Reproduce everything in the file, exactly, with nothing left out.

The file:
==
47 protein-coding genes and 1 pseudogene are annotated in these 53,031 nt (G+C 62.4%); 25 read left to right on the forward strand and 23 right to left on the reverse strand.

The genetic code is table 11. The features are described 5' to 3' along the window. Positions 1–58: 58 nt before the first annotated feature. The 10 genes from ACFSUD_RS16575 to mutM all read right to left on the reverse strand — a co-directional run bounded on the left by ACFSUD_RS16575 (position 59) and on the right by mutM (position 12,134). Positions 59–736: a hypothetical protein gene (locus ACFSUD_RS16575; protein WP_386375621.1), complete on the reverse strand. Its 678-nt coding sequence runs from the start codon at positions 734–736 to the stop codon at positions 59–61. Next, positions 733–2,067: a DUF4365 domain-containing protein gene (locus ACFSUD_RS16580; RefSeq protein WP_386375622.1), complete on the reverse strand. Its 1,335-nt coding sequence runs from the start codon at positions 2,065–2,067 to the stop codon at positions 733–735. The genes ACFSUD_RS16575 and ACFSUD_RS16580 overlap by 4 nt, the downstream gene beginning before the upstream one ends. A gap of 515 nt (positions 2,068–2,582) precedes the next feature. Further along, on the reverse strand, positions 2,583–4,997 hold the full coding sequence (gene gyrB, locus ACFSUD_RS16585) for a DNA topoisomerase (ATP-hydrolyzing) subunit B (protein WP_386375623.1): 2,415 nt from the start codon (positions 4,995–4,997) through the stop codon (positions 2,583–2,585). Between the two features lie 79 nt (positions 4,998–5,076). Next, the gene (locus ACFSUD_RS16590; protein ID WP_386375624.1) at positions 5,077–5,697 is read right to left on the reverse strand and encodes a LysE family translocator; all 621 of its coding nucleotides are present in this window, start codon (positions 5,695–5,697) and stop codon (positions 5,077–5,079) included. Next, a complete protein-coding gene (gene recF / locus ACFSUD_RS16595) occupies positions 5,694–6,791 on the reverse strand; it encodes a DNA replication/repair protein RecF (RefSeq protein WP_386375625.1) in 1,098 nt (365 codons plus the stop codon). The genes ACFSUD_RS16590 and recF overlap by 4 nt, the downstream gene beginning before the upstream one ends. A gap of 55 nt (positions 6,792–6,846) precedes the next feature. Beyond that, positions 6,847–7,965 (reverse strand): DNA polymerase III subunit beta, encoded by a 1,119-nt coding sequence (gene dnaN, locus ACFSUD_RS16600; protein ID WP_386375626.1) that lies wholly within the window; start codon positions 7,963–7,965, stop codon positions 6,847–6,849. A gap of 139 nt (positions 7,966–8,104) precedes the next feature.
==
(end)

47 protein-coding genes and 1 pseudogene are annotated in these 53,031 nt (G+C 62.4%); 25 read left to right on the forward strand and 23 right to left on the reverse strand.

The genetic code is table 11. The features are described 5' to 3' along the window. Positions 1–58: 58 nt before the first annotated feature. The 10 genes from ACFSUD_RS16575 to mutM all read right to left on the reverse strand — a co-directional run bounded on the left by ACFSUD_RS16575 (position 59) and on the right by mutM (position 12,134). Positions 59–736: a hypothetical protein gene (locus ACFSUD_RS16575; protein WP_386375621.1), complete on the reverse strand. Its 678-nt coding sequence runs from the start codon at positions 734–736 to the stop codon at positions 59–61. Next, positions 733–2,067: a DUF4365 domain-containing protein gene (locus ACFSUD_RS16580; RefSeq protein WP_386375622.1), complete on the reverse strand. Its 1,335-nt coding sequence runs from the start codon at positions 2,065–2,067 to the stop codon at positions 733–735. The genes ACFSUD_RS16575 and ACFSUD_RS16580 overlap by 4 nt, the downstream gene beginning before the upstream one ends. A gap of 515 nt (positions 2,068–2,582) precedes the next feature. Further along, on the reverse strand, positions 2,583–4,997 hold the full coding sequence (gene gyrB, locus ACFSUD_RS16585) for a DNA topoisomerase (ATP-hydrolyzing) subunit B (protein WP_386375623.1): 2,415 nt from the start codon (positions 4,995–4,997) through the stop codon (positions 2,583–2,585). Between the two features lie 79 nt (positions 4,998–5,076). Next, the gene (locus ACFSUD_RS16590; protein ID WP_386375624.1) at positions 5,077–5,697 is read right to left on the reverse strand and encodes a LysE family translocator; all 621 of its coding nucleotides are present in this window, start codon (positions 5,695–5,697) and stop codon (positions 5,077–5,079) included. Next, a complete protein-coding gene (gene recF / locus ACFSUD_RS16595) occupies positions 5,694–6,791 on the reverse strand; it encodes a DNA replication/repair protein RecF (RefSeq protein WP_386375625.1) in 1,098 nt (365 codons plus the stop codon). The genes ACFSUD_RS16590 and recF overlap by 4 nt, the downstream gene beginning before the upstream one ends. A gap of 55 nt (positions 6,792–6,846) precedes the next feature. Beyond that, positions 6,847–7,965 (reverse strand): DNA polymerase III subunit beta, encoded by a 1,119-nt coding sequence (gene dnaN, locus ACFSUD_RS16600; protein ID WP_386375626.1) that lies wholly within the window; start codon positions 7,963–7,965, stop codon positions 6,847–6,849. A gap of 139 nt (positions 7,966–8,104) precedes the next feature.